Maslow's Hierarchy of Needs within Lord of the Flies Essay about book: Lord of the Flies by: William Golding
The lowest and basic need of Maslow's Hierarchy of Needs is physiological needs, which are the necessity of air, water, food, sleep, and shelter. Throughout the novel, the majority of the boys acquired all of their physiological needs. There were three shelters built of tree branches, logs, and leaves. The boys slept in the shelters at night for warmth and a sense of home. Many of the younger boys munched on the fruits they picked in the jungle and everyone ate roasted pig which Jack and his hunters slaughtered periodically. The boys also filled up coconut shells with water and placed them under trees and in the shade of the jungle to be chilled and drank when necessary. Since the boys alleviated their physiological needs, they were able to think about other needs, such as safety.
The second need of Maslow's Hierarchy of Needs is the necessity for safety, which is protection and maintaining wellbeing while creating stability in a chaotic world.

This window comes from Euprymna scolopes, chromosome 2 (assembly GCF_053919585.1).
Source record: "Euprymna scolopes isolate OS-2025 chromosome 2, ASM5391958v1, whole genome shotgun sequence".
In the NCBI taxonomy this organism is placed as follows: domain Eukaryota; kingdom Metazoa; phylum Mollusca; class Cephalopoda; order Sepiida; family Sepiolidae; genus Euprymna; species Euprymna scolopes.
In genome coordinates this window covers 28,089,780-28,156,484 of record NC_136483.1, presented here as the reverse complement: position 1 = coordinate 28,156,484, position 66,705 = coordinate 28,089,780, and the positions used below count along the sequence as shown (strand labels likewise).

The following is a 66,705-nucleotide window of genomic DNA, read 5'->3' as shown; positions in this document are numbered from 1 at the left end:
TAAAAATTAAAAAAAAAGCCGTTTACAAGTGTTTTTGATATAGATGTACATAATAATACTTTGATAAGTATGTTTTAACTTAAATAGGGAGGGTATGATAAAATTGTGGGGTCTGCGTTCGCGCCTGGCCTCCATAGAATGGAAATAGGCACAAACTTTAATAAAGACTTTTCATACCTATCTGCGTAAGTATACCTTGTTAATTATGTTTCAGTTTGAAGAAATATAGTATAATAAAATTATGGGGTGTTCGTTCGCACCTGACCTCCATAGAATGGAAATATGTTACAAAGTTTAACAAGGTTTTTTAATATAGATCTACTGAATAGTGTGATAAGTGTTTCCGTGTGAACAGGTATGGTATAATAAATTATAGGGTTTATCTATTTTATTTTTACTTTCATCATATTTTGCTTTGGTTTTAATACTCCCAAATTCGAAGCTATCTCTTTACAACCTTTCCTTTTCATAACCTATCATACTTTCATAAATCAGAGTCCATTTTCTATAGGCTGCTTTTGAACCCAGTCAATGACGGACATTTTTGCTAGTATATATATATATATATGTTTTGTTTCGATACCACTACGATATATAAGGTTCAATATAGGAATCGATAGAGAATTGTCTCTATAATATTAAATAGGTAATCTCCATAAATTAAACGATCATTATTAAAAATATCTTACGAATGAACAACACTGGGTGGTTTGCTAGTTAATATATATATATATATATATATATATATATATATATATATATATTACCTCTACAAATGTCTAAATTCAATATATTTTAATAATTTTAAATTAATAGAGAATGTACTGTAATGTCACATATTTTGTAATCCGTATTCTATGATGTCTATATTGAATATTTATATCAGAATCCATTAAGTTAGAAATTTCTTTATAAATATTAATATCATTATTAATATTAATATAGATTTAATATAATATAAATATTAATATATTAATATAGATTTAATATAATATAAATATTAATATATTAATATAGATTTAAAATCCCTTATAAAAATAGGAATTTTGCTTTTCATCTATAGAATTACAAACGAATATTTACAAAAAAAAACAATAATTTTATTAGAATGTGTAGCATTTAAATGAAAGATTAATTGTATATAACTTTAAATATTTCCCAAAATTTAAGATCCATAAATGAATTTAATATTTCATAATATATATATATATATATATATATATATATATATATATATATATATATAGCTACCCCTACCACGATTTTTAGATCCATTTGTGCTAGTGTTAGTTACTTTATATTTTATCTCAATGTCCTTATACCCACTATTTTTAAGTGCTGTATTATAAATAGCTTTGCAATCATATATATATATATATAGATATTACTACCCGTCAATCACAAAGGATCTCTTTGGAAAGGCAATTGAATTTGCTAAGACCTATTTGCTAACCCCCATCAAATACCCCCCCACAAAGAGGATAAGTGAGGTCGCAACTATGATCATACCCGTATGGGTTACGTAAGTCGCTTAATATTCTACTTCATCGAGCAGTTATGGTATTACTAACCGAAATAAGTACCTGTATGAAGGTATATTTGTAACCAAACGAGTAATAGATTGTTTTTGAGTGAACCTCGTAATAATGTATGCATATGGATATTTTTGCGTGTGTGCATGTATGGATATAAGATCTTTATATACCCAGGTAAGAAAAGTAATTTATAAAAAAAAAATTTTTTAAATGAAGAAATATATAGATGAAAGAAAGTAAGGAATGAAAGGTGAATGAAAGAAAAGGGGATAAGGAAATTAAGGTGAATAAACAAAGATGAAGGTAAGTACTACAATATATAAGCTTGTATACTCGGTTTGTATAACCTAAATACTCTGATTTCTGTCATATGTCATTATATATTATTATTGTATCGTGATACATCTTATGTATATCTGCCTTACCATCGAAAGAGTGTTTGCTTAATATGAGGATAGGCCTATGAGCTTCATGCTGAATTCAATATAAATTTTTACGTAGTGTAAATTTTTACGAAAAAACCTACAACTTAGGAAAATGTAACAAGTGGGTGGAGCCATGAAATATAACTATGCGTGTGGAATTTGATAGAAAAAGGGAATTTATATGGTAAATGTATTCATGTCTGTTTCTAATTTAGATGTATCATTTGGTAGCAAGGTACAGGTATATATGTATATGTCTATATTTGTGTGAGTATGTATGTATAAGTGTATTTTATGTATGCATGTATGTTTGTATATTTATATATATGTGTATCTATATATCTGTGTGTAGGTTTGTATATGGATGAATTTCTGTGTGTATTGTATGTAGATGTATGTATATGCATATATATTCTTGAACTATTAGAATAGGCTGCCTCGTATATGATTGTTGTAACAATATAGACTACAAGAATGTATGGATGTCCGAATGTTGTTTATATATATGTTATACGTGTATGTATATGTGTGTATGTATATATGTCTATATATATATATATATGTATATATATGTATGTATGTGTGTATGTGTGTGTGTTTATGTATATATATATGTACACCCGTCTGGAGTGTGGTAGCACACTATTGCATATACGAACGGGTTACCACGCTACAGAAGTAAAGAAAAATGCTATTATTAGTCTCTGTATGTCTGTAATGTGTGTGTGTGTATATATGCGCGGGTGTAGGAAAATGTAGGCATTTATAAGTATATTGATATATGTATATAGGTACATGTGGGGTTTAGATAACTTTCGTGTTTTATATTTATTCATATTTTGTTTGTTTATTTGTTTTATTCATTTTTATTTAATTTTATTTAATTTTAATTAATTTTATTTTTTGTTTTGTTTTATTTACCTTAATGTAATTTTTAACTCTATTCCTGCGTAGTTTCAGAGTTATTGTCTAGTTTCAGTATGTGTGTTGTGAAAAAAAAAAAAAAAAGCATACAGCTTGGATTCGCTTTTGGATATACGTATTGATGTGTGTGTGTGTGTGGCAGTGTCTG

One of Ralph's first instincts was to maintain safety by searching and exploring the island with Jack and Simon for anything or anyone who could possibly pose a threat to their wellbeing while inhabiting the island. Also, Piggy and Ralph find a conch in the water on the island. The conch was blown as a signal to let the other lost boys know where they were, which refers to Maslow's need of safety because this would not have been done if the kids did not feel safe. If Ralph and Piggy